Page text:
Over and above this, feeding a child that is taking time to master self-feeding with iron-rich porridge, puree or strained meat will ensure that these vital nutrients don’t go lacking.

Combining the two methods often leads parents to question whether a baby will know what to do with the food or choke. Chew or swallow? Lumpy purees are more difficult to manage than smooth purees, as a baby needs quite advanced skills to sort through a mix of purees and lumps once in their mouth. However, the lumps and solid food help baby to learn about texture within the mouth and how to use the jaw and tongue to control the various textures. 

Some parents want a set of rules or prescription on how to introduce solids. For these parents, I generally advise that they follow the guidelines set out by The American Academy of Paediatrics (AAP), which still advises that caregivers begin with adults initiating spoon-feeding and progress to soft finger foods later when the child can handle them on their own.

However, the danger with only the spoon-feeding method is that parents areafraid to move from purees to mashed and finger foods. This results in a child who refuses lumps, gags when anything other than a puree is in their mouth, and has a very restrictive diet. Remember, the key is to progress, and yes, a child can chew on those gums. Teeth are not a prerequisite for chewing. 

Other parents are happy with their baby leading the way. In this case, try the BLW method which is becoming more popular around the world. There appears to be a lot less resistance to food when adopting this method, and parents find it easy to allow the child to eat whatever they like and whatever the family eats (minus salt, sugar, honey, etc.) in whichever order as long as it is presented in a safe form, and that the baby is seated safely and monitored at all times.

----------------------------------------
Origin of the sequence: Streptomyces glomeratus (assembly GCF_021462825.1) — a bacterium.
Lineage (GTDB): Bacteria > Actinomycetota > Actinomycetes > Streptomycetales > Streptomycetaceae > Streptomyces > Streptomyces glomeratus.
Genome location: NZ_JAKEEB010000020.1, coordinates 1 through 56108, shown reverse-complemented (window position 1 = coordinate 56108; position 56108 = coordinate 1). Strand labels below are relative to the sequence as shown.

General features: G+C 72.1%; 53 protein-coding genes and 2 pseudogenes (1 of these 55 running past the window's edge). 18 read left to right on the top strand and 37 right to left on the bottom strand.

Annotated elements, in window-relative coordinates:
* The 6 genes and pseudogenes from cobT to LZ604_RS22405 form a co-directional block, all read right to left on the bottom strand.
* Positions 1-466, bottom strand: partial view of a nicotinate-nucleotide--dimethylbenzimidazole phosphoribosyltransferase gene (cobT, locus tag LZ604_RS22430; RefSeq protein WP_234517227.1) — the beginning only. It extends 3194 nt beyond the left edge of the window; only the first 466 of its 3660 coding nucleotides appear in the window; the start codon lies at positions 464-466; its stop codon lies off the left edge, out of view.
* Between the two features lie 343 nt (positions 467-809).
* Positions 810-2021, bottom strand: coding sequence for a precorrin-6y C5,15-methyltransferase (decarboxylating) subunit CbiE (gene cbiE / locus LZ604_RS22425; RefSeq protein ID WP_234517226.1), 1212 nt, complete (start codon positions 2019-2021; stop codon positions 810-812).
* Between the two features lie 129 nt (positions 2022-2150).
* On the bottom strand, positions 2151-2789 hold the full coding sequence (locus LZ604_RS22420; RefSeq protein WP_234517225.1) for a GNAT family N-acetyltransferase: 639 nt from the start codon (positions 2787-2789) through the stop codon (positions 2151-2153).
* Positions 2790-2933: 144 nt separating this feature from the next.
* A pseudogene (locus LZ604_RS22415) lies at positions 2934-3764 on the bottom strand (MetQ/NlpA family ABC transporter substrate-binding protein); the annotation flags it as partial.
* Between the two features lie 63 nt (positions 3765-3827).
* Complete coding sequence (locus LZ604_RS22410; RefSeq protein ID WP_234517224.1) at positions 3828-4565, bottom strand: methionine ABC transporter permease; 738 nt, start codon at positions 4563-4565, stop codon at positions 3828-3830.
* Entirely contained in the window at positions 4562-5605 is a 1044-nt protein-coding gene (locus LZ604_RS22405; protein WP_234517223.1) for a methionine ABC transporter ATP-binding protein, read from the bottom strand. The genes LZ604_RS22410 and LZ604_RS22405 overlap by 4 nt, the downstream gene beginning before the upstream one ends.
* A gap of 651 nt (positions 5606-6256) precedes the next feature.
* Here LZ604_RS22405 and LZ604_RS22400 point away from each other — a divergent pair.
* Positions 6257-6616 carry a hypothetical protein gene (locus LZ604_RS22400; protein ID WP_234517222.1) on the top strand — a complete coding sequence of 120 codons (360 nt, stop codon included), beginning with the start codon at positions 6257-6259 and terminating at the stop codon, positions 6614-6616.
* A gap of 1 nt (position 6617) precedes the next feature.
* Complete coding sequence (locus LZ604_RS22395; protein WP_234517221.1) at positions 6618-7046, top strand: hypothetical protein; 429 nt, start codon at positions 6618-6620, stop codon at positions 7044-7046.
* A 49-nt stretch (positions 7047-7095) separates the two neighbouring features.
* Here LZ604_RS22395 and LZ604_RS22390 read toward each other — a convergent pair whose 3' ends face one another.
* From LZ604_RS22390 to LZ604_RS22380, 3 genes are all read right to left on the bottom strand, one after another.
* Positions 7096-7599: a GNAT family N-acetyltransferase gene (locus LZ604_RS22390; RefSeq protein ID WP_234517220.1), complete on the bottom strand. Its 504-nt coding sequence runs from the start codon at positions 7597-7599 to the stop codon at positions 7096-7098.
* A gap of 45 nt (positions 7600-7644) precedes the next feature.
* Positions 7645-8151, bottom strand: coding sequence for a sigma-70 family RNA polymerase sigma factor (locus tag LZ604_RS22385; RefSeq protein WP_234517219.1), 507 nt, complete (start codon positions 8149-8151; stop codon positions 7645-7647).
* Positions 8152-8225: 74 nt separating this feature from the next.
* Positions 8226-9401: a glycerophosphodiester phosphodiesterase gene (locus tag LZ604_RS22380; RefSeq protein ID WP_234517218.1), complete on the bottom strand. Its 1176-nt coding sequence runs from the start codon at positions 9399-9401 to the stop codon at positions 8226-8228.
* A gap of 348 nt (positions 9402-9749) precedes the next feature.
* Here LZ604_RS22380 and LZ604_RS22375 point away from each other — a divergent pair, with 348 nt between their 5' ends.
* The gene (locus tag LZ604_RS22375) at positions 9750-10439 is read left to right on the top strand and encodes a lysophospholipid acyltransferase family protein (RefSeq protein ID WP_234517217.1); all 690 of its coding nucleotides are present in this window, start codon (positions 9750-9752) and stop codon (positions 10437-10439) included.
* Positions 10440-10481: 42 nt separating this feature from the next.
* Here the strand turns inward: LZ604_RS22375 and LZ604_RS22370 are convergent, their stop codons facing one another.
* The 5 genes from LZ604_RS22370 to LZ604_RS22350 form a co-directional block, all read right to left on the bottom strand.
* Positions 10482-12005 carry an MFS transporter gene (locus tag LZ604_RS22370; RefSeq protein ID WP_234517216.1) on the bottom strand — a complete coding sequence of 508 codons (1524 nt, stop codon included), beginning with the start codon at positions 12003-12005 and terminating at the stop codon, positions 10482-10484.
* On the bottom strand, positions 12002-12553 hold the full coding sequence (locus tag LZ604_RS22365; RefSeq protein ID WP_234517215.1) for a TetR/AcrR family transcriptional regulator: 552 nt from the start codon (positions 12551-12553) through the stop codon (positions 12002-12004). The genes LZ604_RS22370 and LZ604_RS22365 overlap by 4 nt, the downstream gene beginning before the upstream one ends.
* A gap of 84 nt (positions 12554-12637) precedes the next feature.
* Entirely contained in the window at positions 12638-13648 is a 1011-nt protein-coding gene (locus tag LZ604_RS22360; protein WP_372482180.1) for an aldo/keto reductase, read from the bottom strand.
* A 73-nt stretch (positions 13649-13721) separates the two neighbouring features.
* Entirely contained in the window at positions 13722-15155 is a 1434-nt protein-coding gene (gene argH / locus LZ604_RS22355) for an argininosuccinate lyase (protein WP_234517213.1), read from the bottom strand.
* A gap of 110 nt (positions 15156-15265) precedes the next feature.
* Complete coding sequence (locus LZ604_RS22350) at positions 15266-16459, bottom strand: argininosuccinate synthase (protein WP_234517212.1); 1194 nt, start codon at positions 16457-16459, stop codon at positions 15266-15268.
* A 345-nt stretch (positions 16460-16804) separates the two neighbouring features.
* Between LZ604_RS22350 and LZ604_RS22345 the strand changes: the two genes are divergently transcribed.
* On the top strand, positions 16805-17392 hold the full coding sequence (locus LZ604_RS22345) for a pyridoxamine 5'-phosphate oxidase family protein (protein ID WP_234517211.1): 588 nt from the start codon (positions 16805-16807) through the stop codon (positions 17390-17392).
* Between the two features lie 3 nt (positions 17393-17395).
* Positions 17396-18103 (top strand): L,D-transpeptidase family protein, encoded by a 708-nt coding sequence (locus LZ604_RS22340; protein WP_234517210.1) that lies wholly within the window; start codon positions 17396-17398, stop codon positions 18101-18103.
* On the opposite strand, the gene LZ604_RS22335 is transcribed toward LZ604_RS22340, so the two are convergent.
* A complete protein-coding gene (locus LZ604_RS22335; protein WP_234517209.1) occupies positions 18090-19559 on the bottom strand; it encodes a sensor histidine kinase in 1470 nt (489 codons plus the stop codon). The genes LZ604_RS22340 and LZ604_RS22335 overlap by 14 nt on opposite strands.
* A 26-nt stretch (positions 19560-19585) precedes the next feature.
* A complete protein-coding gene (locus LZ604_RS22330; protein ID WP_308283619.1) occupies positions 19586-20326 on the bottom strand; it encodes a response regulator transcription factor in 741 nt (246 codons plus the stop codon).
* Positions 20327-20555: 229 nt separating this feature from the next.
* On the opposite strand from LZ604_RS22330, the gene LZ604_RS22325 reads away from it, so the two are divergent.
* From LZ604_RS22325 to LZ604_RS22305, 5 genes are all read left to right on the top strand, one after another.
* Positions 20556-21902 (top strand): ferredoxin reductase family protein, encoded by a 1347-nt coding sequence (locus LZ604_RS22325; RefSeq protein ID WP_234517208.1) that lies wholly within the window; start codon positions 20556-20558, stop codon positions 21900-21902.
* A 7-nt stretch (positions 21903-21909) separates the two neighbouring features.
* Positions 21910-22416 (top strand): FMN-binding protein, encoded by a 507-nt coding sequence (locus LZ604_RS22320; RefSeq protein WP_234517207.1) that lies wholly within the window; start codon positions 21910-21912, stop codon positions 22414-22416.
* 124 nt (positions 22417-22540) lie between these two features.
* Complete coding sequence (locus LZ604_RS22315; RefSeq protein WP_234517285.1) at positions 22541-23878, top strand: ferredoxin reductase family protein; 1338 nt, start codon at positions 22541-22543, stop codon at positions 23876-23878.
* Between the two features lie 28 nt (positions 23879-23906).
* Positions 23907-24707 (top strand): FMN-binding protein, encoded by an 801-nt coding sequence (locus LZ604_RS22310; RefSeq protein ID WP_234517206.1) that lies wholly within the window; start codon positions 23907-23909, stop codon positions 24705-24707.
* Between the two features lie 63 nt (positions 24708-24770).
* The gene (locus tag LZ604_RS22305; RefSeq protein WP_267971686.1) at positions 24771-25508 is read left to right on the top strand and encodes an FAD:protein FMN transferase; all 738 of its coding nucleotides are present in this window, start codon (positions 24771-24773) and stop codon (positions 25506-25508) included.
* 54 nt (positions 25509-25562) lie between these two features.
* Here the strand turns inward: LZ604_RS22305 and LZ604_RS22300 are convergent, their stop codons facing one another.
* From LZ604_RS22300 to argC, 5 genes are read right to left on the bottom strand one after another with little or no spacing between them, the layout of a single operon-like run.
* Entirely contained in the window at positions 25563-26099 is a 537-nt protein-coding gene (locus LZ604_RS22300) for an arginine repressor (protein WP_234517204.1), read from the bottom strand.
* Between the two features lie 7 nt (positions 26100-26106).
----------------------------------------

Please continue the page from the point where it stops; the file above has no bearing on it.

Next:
Ultimately, we want a child who has a healthy attitude to food, eats a wide variety and what the family eats by 1 year of age. There are no rules as to what order you need to give the foods in as long as the baby is having a variety by 7 or 8 months.

This includes sugar-free cereal (whole grain), meat or other protein, grains, vegetables, fruit and sugar-free, full-cream yoghurt. Remember to start the potential allergy foods early. If you’re starting at 17 weeks, introduce the allergy foods along with all other foods. This includes peanut butter, well-cooked eggs, wheat, soy, cow’s milk and fish. 

The most important point about introducing solids is that you must be relaxed, the baby must be ready and you must happily engage in the process. Don’t be afraid to feed your child a wide variety of food. Nothing is off limits as long as it is prepared in a safe and healthy way. There are a number of apps with wonderful tips and recipes. Find what works for you, and let’s get children eating healthy meals and enjoying food with their families.